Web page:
All of those are available per instrument, so you can do some creative mix and matching. For example, you could run a Moog oscillator through the Oberheim State Variable filter. There are lots of combinations to have fun with and come up with unexpected sounds.
The interface is really clean, that’s the first thing you will notice. All of the 17 instruments have a nice graphic representation that makes them easily identifiable. When you select an instrument, the main control window will look similar to the hardware synth that it’s based on, but not a direct copy.
The controls are actually universal across the board and not unique to each instrument. For example, one instrument might show envelope controls as sliders if that’s what the hardware version had, others may show them as knobs, but ultimately, they are the same. It does make a difference having the change in graphics between instruments, even if it’s purely cosmetic, it does make it feel like individual instruments rather than one massive synth.
Of course, some people might prefer a more accurate interface, like the Arturia V Collection that we referenced earlier. Arturia’s V Collection displays exact replica’s of the hardware synth as the user interface. There are good and bad points to having a custom interface for each instrument; you can see that in more detail in our video overview.
The interface has a bar along the top where you can select various windows. On the top left, you will see the layers icon followed by the letters A, B, C, and D. These are part of a very nice feature that allows you to load four patches at once. By assigning a patch to each of the four slots, you can then easily compare sounds without the need to open and close every time. There are also options to layer the four patches that isn’t usually found in this kind of plugin.
In the center position of the top bar, you’ll see the select instrument tab. If you click on the synth icon, it will take you to the main instrument selection screen. If you click on the preset name, it just drops down a menu of presets for the currently selected instrument. The main instrument screen is very easy to navigate. The instrument graphics that we mentioned make it easy to choose a synth, and presets can be searched with multiple filters, including category, timbre, and even music genre. Finding what you need is a quick process with Syntronik.
The top bar’s right side has a few more tabs; the next is the mixer tab. Rather than open a new window, the mixer is a small drop-down tab with basic volume, pan, and master controls. The next few tabs are the effects window, arpeggiator, global settings, and shop.
The global settings cover your basic audio options, library folder paths, and other plugin settings. In the shop window, you can see the instruments you have installed and those you don’t yet have. If you purchase the full package, then you will have all of them, but instruments are available to buy individually.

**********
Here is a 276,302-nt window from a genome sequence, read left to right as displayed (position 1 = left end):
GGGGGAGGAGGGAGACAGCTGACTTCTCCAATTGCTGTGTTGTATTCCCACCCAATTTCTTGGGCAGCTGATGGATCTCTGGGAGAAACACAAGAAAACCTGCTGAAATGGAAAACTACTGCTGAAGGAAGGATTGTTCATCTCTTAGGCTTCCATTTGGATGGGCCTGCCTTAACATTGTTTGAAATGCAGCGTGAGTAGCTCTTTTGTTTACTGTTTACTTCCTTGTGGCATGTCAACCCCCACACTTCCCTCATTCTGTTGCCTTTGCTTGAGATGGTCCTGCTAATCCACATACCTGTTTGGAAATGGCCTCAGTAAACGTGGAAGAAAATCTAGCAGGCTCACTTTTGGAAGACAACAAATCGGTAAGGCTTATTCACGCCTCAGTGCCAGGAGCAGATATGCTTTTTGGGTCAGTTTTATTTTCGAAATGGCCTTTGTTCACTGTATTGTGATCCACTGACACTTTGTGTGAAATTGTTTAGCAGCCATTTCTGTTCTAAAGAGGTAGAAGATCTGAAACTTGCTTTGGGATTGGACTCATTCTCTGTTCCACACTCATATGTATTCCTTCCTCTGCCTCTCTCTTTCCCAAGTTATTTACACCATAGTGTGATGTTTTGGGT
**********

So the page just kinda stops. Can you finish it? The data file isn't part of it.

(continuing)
If you don’t want to take the plunge and buy the whole package, you can buy a single instrument that comes with a copy of Syntronik Free to house your instrument and any others you purchase later on. Keep in mind, this might be an excellent way to test it out without spending too much, but it would cost much more in the long run if you go on to buy them all.
We should also say that Syntronik Free does provide a few presets from every instrument as a way to try before you buy. As for the arpeggiator and effects windows, we will get into them in more detail a bit further on.
Let’s look at the universal controls for each synth now, starting with the oscillator section. This section is very basic with tuning control for the main oscillator plus activation and detuning for a second oscillator. Detuning of the second oscillator by up to 50 cents up or down is available.
The filter section is a little busier but still straightforward. The first knob is a filter model selector. The four main filter models that come from the DRIFT technology are O-type, C-type, R-type, and M-type, M-type being the Moog filter, R-type being the Roland filter, and so on.
Underneath the filter model selection knob, there is another selector for choosing the filter mode, low-pass, band-pass, etc. If you have selected a filter model that only supports low-pass mode, then the other modes will be removed from the second selector. There are also knob/slider controls for cutoff, overdrive, velocity response, and resonance. Lastly, for the filter section, there are pole selection buttons that display the currently activated filter choices.
Before we move on, we should emphasize just how good the filter models are. They are truly one of the best aspects of Syntronik.
Modulation comes in the form of AHDSR envelopes, an LFO, and a controller section. The envelopes are for the amp (loudness) and filter, and they do everything they are supposed to. Ultimately, Syntronik wasn’t built to be a vast source of custom sound design.
The LFO is great for creating that wobble effect, whether it’s pitch, pan, or cutoff. Finally, the controller’s section lets you set the pitch bend range, play mode from mono, poly, and legato, glide time, and mod-wheel vibrato rate.
That wraps up the main instrument interface, and as you can see, it’s all rather basic. That’s not necessarily a bad thing, depending on how you look at it. Being so basic alludes to the fact that it isn’t the most flexible synth plugin around. The lack of flexibility stems from the sample-based oscillators. Having said that, the upside of keeping things basic is that you can work fast and efficiently.